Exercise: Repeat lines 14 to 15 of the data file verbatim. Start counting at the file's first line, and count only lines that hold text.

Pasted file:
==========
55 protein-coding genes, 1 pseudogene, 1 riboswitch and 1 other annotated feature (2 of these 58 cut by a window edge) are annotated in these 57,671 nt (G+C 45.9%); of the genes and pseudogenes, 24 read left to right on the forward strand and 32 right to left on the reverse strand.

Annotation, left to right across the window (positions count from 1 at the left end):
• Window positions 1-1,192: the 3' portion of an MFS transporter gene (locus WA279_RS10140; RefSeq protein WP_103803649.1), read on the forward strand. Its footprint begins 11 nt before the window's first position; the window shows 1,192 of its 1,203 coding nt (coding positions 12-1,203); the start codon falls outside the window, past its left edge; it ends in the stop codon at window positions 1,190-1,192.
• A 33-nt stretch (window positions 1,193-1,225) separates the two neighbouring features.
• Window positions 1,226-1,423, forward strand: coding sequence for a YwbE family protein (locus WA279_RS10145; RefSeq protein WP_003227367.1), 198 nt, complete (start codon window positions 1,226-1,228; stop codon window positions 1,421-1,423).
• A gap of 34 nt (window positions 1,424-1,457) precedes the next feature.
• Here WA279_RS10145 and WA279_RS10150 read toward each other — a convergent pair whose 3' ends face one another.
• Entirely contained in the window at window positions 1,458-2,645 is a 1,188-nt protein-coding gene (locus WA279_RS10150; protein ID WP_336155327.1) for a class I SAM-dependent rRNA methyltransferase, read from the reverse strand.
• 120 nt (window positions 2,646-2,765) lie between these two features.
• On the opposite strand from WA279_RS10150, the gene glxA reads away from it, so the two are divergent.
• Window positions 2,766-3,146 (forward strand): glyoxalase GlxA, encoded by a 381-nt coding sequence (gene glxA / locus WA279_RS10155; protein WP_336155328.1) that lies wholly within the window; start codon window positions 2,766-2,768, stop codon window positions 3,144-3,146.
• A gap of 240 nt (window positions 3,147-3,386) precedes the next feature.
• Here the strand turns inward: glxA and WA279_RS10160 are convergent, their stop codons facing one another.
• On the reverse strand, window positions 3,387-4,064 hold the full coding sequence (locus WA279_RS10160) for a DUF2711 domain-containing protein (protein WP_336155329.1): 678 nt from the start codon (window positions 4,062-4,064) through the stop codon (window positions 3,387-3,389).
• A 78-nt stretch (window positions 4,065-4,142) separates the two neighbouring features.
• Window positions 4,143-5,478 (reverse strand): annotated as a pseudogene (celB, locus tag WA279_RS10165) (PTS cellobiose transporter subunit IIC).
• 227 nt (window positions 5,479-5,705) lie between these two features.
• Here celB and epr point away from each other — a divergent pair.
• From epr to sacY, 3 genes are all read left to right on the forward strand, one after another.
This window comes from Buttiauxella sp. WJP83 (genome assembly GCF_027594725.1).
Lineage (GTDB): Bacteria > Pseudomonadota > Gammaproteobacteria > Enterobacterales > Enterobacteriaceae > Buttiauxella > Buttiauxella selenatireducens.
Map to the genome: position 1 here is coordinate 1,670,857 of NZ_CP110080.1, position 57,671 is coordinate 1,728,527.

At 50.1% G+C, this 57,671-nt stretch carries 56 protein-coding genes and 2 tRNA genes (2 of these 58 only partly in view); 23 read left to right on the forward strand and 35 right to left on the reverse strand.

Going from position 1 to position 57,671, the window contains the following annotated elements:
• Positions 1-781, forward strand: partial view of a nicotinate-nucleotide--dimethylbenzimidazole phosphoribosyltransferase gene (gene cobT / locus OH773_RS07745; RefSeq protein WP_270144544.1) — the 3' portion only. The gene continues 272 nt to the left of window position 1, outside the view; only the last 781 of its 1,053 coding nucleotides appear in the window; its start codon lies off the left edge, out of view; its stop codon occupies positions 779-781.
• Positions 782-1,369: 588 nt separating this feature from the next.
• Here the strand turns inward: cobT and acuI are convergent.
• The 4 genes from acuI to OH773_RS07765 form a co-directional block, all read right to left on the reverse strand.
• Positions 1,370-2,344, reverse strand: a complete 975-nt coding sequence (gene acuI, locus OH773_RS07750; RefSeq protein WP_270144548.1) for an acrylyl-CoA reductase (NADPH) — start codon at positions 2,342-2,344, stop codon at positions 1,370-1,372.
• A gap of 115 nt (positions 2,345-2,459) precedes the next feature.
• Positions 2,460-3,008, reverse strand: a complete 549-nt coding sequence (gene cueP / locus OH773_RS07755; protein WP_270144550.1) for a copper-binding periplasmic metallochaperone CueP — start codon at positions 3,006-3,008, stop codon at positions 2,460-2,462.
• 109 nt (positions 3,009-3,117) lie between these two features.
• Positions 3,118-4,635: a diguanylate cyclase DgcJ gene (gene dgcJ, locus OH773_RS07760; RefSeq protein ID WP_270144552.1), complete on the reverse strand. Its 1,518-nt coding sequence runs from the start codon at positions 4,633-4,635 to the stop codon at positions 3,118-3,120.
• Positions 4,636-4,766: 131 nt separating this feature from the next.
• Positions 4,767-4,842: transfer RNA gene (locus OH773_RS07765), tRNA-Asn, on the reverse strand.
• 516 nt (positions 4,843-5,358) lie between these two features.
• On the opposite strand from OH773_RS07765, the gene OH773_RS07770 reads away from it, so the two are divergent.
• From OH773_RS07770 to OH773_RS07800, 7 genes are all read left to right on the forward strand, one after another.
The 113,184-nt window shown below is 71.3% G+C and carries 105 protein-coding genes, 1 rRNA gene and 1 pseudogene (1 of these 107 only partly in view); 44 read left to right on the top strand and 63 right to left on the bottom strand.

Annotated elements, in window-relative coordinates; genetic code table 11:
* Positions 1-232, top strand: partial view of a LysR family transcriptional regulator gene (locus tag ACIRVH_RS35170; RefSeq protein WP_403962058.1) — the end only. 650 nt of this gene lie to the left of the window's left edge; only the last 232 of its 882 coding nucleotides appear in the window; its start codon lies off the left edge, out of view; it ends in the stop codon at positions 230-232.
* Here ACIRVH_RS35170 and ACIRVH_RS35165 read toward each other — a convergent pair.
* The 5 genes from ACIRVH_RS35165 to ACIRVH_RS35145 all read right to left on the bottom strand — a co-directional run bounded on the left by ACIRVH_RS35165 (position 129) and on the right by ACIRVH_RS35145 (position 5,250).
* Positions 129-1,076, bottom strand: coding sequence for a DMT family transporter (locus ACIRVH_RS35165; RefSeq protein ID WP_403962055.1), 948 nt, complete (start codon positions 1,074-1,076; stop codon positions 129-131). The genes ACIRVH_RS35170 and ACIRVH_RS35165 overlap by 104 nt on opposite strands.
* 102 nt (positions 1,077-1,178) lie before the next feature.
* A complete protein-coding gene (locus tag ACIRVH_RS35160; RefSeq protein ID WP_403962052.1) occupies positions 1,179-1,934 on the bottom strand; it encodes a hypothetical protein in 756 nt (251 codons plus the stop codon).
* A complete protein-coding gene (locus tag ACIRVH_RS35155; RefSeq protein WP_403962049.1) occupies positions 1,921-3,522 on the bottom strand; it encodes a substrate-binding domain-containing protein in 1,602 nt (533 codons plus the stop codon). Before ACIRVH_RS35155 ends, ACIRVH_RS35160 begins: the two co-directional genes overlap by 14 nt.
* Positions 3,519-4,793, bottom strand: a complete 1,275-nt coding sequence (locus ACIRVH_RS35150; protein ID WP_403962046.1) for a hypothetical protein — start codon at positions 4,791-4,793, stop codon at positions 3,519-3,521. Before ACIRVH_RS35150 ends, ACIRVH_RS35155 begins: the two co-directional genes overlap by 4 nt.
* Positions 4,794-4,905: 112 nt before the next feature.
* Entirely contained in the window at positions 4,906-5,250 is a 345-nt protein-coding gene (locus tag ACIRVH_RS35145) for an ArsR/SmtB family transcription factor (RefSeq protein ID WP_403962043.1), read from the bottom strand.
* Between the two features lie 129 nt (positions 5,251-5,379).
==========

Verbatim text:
• On the reverse strand, window positions 3,387-4,064 hold the full coding sequence (locus WA279_RS10160) for a DUF2711 domain-containing protein (protein WP_336155329.1): 678 nt from the start codon (window positions 4,062-4,064) through the stop codon (window positions 3,387-3,389).
• A 78-nt stretch (window positions 4,065-4,142) separates the two neighbouring features.